The residents of Wigtown and the surrounding district are being asked how they want to commemorate town hero Louis McGuffie, who won the Victoria Cross in World War One.
As part of the consultation, the townspeople will be asked if they are in favour of the town gardens being renamed ‘Louis McGuffie VC Memorial Wigtown Gardens’ and whether a commemorative paving stone should be placed at the main entrance to the gardens; adjacent to the Mercat Cross or at the entrance to the bowling green, opposite the County Buildings.
Across the country, the Ministry of Defence is providing commemorative paving stones to be laid in communities near the residence of winners of the medal and for Wigtown this means the Louis McGuffie paving stone will be laid at the chosen site in the town in 2018 - 100 years after his death.
The town’s community council and Dumfries and Galloway Council are working on the details of the memorial and are keen to hear people’s views.
There will be a display on Louis McGuffie in the foyer of the County Buildings until the consultation period ends on Friday, February 20, and on Monday, January 26 at 7.30pm there will be a public meeting in the supper room of the County Buildings to discuss the Louis McGuffie VC Commemoration.
You can pick up a voting paper in the County Buildings and have your say.
Mike Morley looks back at his lifestory:
Louis McGuffie was born on February 15, 1893, the first-born of Edward McGuffie and Catherine (Gilmour) McGuffie. Edward was a general labourer and, at the time of Louis’ birth, the family lived at 23 High Street and included children from Edwards earlier marriage to Elizabeth McCallum. As the family grew with the birth of twins in 1895 and Louis’ brother Robert, they moved from home to home in Wigtown (in 1901 at 20 Low Vennel, 1905 at 19 Low Vennel, 1915 at 21 Low Vennel). before the war Louis played football for Wigtown United.
“Although his military record does not survive, we know that Louis was a member of the 1st/5th Battalion of the Kings Own Scottish Borderers, a territorial battalion of part-time soldiers and that his service number was 2255 (later 240693). At the outbreak of war in August 1914, the 1st/5th were mobilised and made ready for service. On May 11, 1915, the battalion sailed from Liverpool to serve at Gallipoli in Turkey, landing there on June 1915. Casualties at Gallipoli were high, with some of Louis’ fellow Wigtown men losing their lives. It was at Gallipoli that Louise McGuffie’s mettle was tested, being wounded twice. The battalion war diary on December 29, 1915 reported a skirmish with the Turks: ‘...and on the counter-attack by the Turks we manned the parapets and assisted in repelling the attack. Near us our bombing detachment, also attached to the Fusiliers, did magnificent service. Lance-Corporal McMurray was shot through the head by a sniper whilst throwing a continuous series of bombs during a strong Turkish counter-attack. He was ably seconded by Pte McGuffie, who later won the VC in France.’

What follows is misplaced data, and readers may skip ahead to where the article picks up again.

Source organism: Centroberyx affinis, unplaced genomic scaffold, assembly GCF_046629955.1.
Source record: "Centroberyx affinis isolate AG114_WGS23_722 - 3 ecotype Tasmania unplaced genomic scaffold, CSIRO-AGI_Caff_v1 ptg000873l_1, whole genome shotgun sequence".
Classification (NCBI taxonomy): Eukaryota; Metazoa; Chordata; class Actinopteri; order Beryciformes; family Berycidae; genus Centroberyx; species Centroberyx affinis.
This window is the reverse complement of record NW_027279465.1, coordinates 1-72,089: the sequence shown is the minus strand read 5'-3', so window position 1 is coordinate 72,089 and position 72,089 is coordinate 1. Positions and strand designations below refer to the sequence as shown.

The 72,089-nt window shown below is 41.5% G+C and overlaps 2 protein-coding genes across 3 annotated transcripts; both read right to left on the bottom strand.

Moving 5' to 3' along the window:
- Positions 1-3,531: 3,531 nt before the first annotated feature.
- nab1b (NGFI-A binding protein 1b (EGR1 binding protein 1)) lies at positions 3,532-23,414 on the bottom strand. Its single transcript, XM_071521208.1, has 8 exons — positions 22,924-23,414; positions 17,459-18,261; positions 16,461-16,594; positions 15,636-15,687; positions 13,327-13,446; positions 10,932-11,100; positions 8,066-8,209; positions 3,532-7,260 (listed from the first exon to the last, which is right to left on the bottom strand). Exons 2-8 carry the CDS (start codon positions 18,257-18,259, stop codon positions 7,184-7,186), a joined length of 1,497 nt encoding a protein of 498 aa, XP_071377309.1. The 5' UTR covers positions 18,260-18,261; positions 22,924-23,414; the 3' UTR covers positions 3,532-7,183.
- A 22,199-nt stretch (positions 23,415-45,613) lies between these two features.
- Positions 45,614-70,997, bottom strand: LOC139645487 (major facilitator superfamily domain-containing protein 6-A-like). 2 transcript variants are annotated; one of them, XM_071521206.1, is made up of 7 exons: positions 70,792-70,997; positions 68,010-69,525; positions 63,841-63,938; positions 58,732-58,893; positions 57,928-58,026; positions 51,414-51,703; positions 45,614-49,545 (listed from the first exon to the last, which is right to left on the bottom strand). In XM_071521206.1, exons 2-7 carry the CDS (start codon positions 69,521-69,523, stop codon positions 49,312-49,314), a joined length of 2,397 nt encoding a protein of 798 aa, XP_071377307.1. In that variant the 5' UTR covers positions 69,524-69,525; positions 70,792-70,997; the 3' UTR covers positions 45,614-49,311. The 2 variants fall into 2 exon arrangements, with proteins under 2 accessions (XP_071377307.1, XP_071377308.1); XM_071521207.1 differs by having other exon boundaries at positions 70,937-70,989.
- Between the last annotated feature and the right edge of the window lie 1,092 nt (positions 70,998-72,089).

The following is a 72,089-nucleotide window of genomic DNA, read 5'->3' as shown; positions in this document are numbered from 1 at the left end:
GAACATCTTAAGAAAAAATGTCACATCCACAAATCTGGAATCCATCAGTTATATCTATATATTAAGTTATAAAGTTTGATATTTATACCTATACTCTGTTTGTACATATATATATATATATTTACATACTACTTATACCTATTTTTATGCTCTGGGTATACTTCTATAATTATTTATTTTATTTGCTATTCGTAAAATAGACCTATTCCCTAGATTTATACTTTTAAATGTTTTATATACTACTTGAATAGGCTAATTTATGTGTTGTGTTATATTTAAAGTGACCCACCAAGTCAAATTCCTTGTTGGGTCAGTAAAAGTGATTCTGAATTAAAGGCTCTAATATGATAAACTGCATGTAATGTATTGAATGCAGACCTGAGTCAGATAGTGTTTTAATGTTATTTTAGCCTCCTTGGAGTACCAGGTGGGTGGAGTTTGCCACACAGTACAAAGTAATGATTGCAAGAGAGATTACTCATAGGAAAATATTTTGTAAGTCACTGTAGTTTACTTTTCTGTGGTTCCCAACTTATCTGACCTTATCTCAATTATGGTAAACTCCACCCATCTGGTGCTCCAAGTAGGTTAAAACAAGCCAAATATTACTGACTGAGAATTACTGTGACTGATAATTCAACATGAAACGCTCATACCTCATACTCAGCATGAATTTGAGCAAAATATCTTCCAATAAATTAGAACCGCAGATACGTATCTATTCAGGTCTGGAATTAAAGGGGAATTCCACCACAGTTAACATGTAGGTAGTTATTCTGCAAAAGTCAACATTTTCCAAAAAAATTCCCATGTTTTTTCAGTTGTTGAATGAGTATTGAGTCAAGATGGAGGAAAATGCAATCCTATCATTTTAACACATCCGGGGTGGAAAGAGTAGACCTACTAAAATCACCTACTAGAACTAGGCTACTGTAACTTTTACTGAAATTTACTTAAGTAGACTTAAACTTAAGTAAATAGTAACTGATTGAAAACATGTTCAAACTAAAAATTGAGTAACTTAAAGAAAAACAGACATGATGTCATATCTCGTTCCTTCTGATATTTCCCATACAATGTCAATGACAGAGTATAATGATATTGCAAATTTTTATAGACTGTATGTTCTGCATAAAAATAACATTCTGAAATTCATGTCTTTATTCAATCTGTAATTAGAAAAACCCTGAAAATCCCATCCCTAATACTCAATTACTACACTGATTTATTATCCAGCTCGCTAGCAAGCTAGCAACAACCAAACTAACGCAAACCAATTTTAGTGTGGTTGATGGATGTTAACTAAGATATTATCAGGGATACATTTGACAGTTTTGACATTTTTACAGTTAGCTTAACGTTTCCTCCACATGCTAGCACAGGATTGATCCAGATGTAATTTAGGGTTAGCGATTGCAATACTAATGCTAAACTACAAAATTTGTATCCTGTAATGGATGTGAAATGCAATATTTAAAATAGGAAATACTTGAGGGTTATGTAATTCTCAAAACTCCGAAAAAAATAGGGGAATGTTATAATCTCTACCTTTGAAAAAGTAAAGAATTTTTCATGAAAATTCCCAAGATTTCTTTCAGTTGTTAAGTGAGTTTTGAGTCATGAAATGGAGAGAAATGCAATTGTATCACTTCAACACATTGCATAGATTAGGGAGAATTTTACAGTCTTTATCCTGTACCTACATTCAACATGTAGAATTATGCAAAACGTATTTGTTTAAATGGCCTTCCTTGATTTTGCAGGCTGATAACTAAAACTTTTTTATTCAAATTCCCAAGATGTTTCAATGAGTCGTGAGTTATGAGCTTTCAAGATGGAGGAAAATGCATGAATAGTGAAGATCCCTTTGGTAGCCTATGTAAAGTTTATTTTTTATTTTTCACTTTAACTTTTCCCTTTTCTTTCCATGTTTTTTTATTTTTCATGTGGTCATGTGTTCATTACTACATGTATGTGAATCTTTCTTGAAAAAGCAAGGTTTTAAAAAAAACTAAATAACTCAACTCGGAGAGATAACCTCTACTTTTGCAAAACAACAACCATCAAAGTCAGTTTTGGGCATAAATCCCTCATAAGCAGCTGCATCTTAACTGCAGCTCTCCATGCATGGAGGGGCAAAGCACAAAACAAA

“In January 1916 the battalion moved to Egypt for service in Palestine and Gaza before transferring to France in April 1918. By the time Louis had been promoted to the rank of Corporal and was soon to be further promoted to Sergeant. In September Louis’ brother Robert was severely wounded and had his left arm amputated. barely three weeks later Louis was killed.
The Galloway Gazette reported: ‘Mrs E McGuffie, Low Vennel, Wigtown has received official intimation of the death in action on 4th inst of her son, Sergt L McGuffie, KOSB. The Chaplain in writing to his mother says that the Commanding Officer told him that in her son he had lost the best and bravest man. During the fighting recently Sergeant McGuffie took 40 prisoners single-handed, and released ten men of a British regiment that had been taken prisoners by disarming the enemy escort that was leading them off. He was killed instantaneously by shellfire.’
“Just before Christmas 1918, the Galloway Gazette carried the news that he had been awarded the Victoria Cross.”